So from a product management and privacy perspectives I found this article very thought provoking:
Bookioo does not give men any way to learn about or contact the female members of the site. Men can join for free, if they have been invited—and if a current Bookioo member can vouch for their information. They can then post a profile for the perusal of the female—and paying—members of the site. It’s those paying women, however, who get to call the shots.
As interesting as the approach is, what’s more interesting is how they came to it. They focused on a set of female customers, and asked what is it that they worry about, and what do they want? Co-founder David Olmos:
We think that women don’t feel comfortable with the current dating sites. The latter are too masculine: they were designed by men and they fundamentally address men’s needs. We know that many women prefer a different approach: they’re eager to socialize, to meet new people, and we propose to do that through activities. It may lead them to find a partner, of course, but they may as well enjoy an afternoon in a museum with a new girl friend whom they met Bookioo! So we propose to socialize through activities, common hobbies and common tastes.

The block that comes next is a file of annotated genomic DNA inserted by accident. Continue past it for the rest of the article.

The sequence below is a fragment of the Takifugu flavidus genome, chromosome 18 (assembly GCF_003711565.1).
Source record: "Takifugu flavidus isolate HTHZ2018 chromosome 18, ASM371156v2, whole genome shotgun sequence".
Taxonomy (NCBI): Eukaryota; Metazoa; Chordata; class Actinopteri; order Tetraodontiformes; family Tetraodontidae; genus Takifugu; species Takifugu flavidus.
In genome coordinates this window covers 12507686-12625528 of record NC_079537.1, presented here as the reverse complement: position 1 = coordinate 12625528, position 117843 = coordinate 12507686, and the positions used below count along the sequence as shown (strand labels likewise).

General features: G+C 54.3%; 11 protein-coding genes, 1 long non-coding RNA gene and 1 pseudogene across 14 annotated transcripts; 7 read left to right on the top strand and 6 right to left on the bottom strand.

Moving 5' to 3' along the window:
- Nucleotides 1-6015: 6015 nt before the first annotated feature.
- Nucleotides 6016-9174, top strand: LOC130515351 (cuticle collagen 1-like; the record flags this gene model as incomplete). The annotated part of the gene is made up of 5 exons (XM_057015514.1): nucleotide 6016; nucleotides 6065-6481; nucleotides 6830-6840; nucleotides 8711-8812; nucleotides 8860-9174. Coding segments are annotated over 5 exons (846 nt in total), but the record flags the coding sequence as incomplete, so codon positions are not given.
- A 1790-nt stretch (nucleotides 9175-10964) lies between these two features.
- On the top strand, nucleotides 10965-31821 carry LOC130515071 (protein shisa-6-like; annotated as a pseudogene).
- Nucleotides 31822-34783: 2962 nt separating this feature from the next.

As you can see, we actually want to revamp the “dating” concept, taking the perspective of women. The key issue for us is to make sure that women enjoy the level of privacy they wish and that the males’ profiles are fully validated. (“Bookioo: dating and social networking site gives women full control.”)
It’s also a very different approach to “creep management,” which we’ve covered in past posts like “Emerging dating paranoia,” “Dating and Background Checks in the UK” or “Dating & Background Checks in China”